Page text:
Greek Week leaders focus on image
While Greek events may incite precepts of infamous hazing practices or searing images of John Belushi in a toga, Washington University’s Greek members are using this year’s Greek Week to actively fight such stereotypical images that pervade college campuses.
Juniors Becca Craig and Mike Hsu, heads of this year’s Greek Week, stressed the emphasis they are putting on unifying all of the campus’ Greek chapters.
“We want the chapters to work with each other rather than against each other,” Hsu said.
“There is definitely a huge shift in the dynamics this year,” Hsu claimed. “I can’t even describe how much of a 180 we’ve taken from last year.”
According to the two students, a negative image of Greek life has developed on campus. “I think [the Greek community] can be seen as a destructive force, and because of that, Greeks aren’t proud to be Greek,” Craig said. “It’s hard to get people to understand us and not stereotype. This is exactly what we’re trying to address.”
Greek leaders are looking outward to improve their image, rather than focusing on reforms within individual chapters. Craig believes that if Greek members open up more events to the greater community, it will help improve others’ perceptions of Greek life.
Greek leaders also hope to minimize competition between chapters, as all of the chapters’ creeds are fundamentally the same, according to Craig. The Greek Week leaders pointed out that every fraternity and sorority values the same characteristics: intellectual curiosity, loyalty, service and respect.
“It’s easy for people to lose sight of [our similar values], especially during recruitment. But that’s why we’re really emphasizing Greek Week programs—to reignite that flame in the community,” she said.
“The frustration we feel as a Greek community is that we can do a hundred good things, but when one bad thing happens, it spreads faster than the good,” Craig said.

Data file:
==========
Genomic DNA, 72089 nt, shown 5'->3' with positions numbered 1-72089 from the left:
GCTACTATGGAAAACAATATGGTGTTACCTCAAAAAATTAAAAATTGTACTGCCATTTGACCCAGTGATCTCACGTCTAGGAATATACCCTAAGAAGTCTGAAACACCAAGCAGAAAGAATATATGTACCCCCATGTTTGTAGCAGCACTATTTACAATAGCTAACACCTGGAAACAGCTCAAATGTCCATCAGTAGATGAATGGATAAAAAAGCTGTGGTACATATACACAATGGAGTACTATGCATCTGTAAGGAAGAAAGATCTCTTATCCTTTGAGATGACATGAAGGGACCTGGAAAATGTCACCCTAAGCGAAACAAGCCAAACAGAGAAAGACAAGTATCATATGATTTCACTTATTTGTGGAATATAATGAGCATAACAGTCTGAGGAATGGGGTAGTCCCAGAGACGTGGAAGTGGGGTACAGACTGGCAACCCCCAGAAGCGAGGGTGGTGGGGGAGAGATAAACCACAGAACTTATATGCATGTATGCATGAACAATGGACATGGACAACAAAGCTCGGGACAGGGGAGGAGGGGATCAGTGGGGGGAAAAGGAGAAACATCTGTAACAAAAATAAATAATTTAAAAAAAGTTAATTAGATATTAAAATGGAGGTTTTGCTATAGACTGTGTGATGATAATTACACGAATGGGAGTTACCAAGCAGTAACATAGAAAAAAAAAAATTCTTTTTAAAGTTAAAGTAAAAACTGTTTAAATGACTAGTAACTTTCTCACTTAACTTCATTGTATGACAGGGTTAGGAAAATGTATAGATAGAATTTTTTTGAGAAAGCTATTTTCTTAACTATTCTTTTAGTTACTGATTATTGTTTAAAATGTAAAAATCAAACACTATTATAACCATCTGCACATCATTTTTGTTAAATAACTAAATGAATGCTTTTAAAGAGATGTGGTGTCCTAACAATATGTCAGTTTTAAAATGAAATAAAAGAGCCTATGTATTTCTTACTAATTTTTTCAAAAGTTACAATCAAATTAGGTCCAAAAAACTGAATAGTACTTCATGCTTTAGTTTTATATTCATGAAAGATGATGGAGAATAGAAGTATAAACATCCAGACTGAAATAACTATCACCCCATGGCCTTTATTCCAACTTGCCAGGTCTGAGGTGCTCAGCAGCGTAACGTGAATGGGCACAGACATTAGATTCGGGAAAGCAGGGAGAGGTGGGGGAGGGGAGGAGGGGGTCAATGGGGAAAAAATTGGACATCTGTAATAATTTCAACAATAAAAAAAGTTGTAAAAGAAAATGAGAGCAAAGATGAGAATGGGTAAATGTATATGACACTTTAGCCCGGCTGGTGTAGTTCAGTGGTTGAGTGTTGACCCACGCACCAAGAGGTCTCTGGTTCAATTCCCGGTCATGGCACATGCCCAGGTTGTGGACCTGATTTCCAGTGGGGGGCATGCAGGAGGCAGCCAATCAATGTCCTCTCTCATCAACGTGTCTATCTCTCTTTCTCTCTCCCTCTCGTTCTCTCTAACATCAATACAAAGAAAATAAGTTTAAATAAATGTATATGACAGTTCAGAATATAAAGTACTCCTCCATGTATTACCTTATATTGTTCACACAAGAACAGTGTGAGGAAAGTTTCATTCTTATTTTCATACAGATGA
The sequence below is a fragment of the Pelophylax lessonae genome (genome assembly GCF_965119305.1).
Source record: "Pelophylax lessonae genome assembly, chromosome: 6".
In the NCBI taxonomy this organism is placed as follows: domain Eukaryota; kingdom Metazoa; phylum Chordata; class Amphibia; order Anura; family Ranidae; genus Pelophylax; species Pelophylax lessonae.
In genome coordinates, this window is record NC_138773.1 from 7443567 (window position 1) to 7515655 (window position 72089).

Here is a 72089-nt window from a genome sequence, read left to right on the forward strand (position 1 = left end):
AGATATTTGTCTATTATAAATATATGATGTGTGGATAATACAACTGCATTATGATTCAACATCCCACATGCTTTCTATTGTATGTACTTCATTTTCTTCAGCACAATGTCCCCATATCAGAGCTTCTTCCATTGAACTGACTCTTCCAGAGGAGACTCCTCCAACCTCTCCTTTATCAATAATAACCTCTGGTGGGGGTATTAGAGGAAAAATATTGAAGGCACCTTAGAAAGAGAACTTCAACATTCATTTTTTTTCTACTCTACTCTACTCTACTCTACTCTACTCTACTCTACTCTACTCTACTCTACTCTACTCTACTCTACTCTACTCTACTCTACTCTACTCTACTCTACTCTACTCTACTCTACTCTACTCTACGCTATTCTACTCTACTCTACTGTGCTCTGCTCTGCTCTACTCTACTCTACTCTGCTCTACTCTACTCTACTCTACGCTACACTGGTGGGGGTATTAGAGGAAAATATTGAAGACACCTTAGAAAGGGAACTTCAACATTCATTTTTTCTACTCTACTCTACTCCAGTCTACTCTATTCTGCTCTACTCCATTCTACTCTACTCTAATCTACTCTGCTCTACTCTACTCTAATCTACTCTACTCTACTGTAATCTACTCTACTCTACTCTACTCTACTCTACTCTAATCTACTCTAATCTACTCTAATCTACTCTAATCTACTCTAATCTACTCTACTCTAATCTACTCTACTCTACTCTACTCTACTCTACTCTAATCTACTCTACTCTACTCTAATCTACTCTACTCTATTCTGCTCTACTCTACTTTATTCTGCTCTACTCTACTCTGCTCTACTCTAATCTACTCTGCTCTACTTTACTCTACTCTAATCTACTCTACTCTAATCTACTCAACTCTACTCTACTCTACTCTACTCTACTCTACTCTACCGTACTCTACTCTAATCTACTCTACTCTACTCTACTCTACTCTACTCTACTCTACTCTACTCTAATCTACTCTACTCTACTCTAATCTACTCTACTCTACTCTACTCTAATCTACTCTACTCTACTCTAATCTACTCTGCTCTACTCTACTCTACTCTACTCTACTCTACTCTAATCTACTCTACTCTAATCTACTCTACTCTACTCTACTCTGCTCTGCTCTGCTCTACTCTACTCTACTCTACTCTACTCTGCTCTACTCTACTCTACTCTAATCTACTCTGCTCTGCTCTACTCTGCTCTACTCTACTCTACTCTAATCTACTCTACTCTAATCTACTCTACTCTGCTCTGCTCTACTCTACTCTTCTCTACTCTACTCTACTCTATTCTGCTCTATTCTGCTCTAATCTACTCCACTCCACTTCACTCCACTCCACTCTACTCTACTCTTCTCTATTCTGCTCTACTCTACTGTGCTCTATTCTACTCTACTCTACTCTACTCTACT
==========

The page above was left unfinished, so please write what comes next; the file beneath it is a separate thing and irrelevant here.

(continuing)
“You can’t let one bad incident tarnish your view of the system, Hsu added.”
“I think Wash. U. students can relate to our dilemma,” Craig said. “It’s similar to what’s going on in U. City. There are a few people who make a lot of noise in the off campus apartments, but the whole Wash. U. student body gets blamed.”
Craig and Hsu, however, have had very positive experiences as members of the Greek community.
“When you pledge a fraternity or sorority, you pledge to them and they pledge to you. It’s a bond that’s not quite like any other organization. The benefit is more what you can feel, not what you can express,” Craig said.
Lucy Morlan, Coordinator of Chapter Development for the Greek Life Office, believes that one of the biggest challenges Greek leaders will face this year will be maintaining the momentum that Greek Week has started.
“It’s easy to talk,” Morlan said. “It’s easy to start the semester with lofty goals and lots of motivation, but then people’s lives kick in and you forget the goals you started off with.”
Morlan hopes that Greek leaders will continue to promote action in the greater Wash. U. community even beyond Greek Week.
One of the Greek Week events that represented the newfound emphasis on cross-chapter unity was the Greek Olympics, which occurred on Sunday September 5th. Morlan explained that this year, the teams will be bigger to avoid pitting sororities against each other. In the past, teams consisted of two fraternities and one sorority, which caused tension between sorority chapters. This year’s Greek Olympics featured a tug-of-war, a volleyball tournament, a basketball tournament and an ultimate Frisbee game.
“It was amazing to see members of six different Greek organizations playing on the same Frisbee team.” Morlan said, “This year’s Olympics are all about building relationships and promoting teamwork within and between the chapters.”
Other Greek Week events, which run from Sept. 5 through Sept. 16, include a lecture by Dr. Corey Ciocchetti about the effects of stress on students, volunteering at the campus kitchen, Rock the Row, a town hall discussion on Greek values, and a fundraising competition.
“I think this year’s Greek Week really shows Wash. U. what Greek life is all about,” Craig said.
“I think the Greek leaders have definitely set great goals for themselves, and they’re off to a great start,” Morlan said. “These attitudes just need to be more natural so that they become something Greek members live by everyday. […] When you pledge a fraternity or sorority, you agree to be a particular kind of student—you stand for something. The Greek community needs to hold each other accountable. It might get uncomfortable at times, but that’s what needs to happen.”